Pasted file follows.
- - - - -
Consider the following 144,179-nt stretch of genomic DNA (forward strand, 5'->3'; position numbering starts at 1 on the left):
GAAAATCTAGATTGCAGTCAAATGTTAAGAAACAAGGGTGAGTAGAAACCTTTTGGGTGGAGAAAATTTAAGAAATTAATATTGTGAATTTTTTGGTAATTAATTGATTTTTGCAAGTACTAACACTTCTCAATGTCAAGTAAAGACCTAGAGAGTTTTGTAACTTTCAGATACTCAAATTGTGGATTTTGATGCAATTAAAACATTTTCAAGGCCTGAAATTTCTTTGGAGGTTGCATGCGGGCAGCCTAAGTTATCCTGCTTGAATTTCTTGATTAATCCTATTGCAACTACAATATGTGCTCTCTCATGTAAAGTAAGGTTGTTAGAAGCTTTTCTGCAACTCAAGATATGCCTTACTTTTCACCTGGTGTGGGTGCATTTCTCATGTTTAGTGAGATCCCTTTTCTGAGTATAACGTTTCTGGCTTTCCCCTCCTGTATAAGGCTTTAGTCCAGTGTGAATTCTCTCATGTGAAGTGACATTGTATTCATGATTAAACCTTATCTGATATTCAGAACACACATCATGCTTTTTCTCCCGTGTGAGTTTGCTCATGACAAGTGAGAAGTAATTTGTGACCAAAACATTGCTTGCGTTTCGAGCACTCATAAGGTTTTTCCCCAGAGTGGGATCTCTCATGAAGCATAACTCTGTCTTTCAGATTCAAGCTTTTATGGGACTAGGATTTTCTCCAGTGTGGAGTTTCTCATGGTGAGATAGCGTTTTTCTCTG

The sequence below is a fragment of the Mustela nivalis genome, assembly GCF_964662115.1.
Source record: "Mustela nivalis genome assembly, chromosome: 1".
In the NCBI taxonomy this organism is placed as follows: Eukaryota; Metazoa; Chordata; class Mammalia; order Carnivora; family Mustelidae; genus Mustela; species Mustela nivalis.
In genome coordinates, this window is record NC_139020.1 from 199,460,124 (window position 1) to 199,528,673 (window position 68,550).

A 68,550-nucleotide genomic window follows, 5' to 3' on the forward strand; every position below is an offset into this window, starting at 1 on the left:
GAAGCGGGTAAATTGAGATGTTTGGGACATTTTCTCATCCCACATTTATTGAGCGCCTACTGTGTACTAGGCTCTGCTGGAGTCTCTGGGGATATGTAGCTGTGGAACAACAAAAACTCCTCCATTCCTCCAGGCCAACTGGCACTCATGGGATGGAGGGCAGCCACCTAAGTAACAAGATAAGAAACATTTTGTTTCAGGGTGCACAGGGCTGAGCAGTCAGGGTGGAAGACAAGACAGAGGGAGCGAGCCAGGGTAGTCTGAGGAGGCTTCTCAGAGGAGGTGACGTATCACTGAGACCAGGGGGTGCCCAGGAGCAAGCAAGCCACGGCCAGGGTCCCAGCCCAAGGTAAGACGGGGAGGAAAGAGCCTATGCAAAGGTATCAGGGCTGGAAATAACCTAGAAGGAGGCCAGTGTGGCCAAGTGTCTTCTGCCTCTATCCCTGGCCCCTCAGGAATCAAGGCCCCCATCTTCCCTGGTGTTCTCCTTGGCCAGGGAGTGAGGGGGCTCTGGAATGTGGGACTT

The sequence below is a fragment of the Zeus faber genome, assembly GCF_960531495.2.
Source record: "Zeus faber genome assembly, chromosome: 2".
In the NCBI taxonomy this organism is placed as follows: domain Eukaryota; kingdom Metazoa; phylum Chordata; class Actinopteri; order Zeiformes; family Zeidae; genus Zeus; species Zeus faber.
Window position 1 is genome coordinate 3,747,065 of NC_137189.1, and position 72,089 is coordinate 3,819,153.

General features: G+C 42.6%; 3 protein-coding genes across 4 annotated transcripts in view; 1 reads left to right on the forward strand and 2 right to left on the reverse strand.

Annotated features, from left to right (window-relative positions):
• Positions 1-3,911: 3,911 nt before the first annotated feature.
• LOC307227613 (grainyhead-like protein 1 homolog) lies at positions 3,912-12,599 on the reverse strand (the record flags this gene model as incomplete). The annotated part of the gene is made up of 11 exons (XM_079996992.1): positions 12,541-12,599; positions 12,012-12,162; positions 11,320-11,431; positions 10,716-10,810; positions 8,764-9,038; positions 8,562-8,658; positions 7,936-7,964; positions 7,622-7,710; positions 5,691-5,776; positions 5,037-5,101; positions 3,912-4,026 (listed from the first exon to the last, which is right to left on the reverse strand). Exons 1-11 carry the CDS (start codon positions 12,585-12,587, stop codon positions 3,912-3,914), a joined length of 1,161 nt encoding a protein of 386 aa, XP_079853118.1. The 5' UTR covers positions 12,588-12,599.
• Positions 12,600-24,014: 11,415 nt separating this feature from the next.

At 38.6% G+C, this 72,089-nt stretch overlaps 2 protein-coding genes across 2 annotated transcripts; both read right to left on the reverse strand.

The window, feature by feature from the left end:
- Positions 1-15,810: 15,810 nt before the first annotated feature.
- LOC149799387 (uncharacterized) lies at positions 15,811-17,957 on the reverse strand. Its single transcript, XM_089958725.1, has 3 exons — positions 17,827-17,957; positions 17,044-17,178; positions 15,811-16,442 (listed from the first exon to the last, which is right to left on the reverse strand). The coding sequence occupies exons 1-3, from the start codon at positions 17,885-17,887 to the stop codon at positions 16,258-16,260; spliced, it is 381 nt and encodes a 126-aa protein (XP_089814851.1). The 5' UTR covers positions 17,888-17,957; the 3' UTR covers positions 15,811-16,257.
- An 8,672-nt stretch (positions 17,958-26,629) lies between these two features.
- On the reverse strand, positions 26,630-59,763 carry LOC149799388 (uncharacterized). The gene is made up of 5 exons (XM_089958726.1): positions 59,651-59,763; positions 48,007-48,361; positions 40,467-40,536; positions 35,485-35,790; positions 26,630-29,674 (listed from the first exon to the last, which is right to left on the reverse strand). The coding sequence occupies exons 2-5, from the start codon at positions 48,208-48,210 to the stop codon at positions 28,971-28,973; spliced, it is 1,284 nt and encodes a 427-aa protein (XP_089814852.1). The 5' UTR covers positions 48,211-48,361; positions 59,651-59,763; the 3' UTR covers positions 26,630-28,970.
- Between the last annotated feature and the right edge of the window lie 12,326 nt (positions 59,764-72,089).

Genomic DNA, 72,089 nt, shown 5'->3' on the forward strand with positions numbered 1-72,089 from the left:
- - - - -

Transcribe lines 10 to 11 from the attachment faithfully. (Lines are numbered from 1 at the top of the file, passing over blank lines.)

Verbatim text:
Source record: "Zeus faber genome assembly, chromosome: 2".
In the NCBI taxonomy this organism is placed as follows: domain Eukaryota; kingdom Metazoa; phylum Chordata; class Actinopteri; order Zeiformes; family Zeidae; genus Zeus; species Zeus faber.